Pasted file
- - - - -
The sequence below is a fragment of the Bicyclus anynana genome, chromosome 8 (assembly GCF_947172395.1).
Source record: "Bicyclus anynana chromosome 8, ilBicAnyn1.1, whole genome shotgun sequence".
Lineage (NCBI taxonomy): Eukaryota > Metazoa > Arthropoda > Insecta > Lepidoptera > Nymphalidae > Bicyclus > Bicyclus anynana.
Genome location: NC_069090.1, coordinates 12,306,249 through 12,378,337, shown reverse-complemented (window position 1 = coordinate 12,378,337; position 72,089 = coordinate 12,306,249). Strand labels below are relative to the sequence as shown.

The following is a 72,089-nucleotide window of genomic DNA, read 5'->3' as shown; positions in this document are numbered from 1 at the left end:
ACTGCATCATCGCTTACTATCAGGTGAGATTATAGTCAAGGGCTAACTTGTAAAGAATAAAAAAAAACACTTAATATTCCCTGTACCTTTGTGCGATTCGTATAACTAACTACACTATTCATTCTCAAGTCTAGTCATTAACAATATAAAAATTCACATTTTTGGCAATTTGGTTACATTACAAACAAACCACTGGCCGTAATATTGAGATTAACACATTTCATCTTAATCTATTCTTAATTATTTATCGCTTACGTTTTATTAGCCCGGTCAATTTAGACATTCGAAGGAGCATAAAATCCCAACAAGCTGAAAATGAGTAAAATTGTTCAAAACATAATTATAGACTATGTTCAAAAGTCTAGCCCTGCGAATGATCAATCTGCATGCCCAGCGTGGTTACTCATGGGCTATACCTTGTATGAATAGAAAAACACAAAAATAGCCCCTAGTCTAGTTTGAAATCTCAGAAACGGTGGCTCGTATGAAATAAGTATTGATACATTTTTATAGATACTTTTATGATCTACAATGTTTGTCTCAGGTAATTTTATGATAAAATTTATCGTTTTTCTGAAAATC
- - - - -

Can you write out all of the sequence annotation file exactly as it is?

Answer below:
The sequence below is a fragment of the Bicyclus anynana genome, chromosome 8 (assembly GCF_947172395.1).
Source record: "Bicyclus anynana chromosome 8, ilBicAnyn1.1, whole genome shotgun sequence".
Lineage (NCBI taxonomy): Eukaryota > Metazoa > Arthropoda > Insecta > Lepidoptera > Nymphalidae > Bicyclus > Bicyclus anynana.
Genome location: NC_069090.1, coordinates 12,306,249 through 12,378,337, shown reverse-complemented (window position 1 = coordinate 12,378,337; position 72,089 = coordinate 12,306,249). Strand labels below are relative to the sequence as shown.

The following is a 72,089-nucleotide window of genomic DNA, read 5'->3' as shown; positions in this document are numbered from 1 at the left end:
ACTGCATCATCGCTTACTATCAGGTGAGATTATAGTCAAGGGCTAACTTGTAAAGAATAAAAAAAAACACTTAATATTCCCTGTACCTTTGTGCGATTCGTATAACTAACTACACTATTCATTCTCAAGTCTAGTCATTAACAATATAAAAATTCACATTTTTGGCAATTTGGTTACATTACAAACAAACCACTGGCCGTAATATTGAGATTAACACATTTCATCTTAATCTATTCTTAATTATTTATCGCTTACGTTTTATTAGCCCGGTCAATTTAGACATTCGAAGGAGCATAAAATCCCAACAAGCTGAAAATGAGTAAAATTGTTCAAAACATAATTATAGACTATGTTCAAAAGTCTAGCCCTGCGAATGATCAATCTGCATGCCCAGCGTGGTTACTCATGGGCTATACCTTGTATGAATAGAAAAACACAAAAATAGCCCCTAGTCTAGTTTGAAATCTCAGAAACGGTGGCTCGTATGAAATAAGTATTGATACATTTTTATAGATACTTTTATGATCTACAATGTTTGTCTCAGGTAATTTTATGATAAAATTTATCGTTTTTCTGAAAATC